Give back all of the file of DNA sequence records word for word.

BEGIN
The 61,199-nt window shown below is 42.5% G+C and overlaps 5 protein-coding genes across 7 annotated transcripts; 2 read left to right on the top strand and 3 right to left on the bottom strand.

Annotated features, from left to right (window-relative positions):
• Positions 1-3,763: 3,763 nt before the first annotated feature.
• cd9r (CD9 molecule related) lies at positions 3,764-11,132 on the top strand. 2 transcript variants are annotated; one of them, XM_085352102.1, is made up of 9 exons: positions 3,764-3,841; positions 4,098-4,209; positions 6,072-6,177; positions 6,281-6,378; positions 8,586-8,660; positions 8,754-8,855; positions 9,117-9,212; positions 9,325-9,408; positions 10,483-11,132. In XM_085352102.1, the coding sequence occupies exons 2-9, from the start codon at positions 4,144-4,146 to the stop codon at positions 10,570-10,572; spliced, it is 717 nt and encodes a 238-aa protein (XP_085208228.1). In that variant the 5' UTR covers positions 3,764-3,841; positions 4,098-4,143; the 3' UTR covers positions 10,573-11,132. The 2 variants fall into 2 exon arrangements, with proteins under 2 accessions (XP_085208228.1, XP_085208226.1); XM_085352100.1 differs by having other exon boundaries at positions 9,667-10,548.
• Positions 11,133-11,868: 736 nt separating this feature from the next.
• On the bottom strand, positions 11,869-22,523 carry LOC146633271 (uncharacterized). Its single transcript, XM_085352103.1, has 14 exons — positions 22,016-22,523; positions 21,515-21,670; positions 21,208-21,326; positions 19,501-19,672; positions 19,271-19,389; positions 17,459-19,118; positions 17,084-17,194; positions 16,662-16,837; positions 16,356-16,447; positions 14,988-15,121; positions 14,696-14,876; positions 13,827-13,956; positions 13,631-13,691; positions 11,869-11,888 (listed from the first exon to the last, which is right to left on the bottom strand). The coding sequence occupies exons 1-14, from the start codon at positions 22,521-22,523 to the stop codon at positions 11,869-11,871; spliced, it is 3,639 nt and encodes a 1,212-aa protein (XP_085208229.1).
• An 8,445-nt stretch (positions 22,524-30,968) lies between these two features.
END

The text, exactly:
The 61,199-nt window shown below is 42.5% G+C and overlaps 5 protein-coding genes across 7 annotated transcripts; 2 read left to right on the top strand and 3 right to left on the bottom strand.

Annotated features, from left to right (window-relative positions):
• Positions 1-3,763: 3,763 nt before the first annotated feature.
• cd9r (CD9 molecule related) lies at positions 3,764-11,132 on the top strand. 2 transcript variants are annotated; one of them, XM_085352102.1, is made up of 9 exons: positions 3,764-3,841; positions 4,098-4,209; positions 6,072-6,177; positions 6,281-6,378; positions 8,586-8,660; positions 8,754-8,855; positions 9,117-9,212; positions 9,325-9,408; positions 10,483-11,132. In XM_085352102.1, the coding sequence occupies exons 2-9, from the start codon at positions 4,144-4,146 to the stop codon at positions 10,570-10,572; spliced, it is 717 nt and encodes a 238-aa protein (XP_085208228.1). In that variant the 5' UTR covers positions 3,764-3,841; positions 4,098-4,143; the 3' UTR covers positions 10,573-11,132. The 2 variants fall into 2 exon arrangements, with proteins under 2 accessions (XP_085208228.1, XP_085208226.1); XM_085352100.1 differs by having other exon boundaries at positions 9,667-10,548.
• Positions 11,133-11,868: 736 nt separating this feature from the next.
• On the bottom strand, positions 11,869-22,523 carry LOC146633271 (uncharacterized). Its single transcript, XM_085352103.1, has 14 exons — positions 22,016-22,523; positions 21,515-21,670; positions 21,208-21,326; positions 19,501-19,672; positions 19,271-19,389; positions 17,459-19,118; positions 17,084-17,194; positions 16,662-16,837; positions 16,356-16,447; positions 14,988-15,121; positions 14,696-14,876; positions 13,827-13,956; positions 13,631-13,691; positions 11,869-11,888 (listed from the first exon to the last, which is right to left on the bottom strand). The coding sequence occupies exons 1-14, from the start codon at positions 22,521-22,523 to the stop codon at positions 11,869-11,871; spliced, it is 3,639 nt and encodes a 1,212-aa protein (XP_085208229.1).
• An 8,445-nt stretch (positions 22,524-30,968) lies between these two features.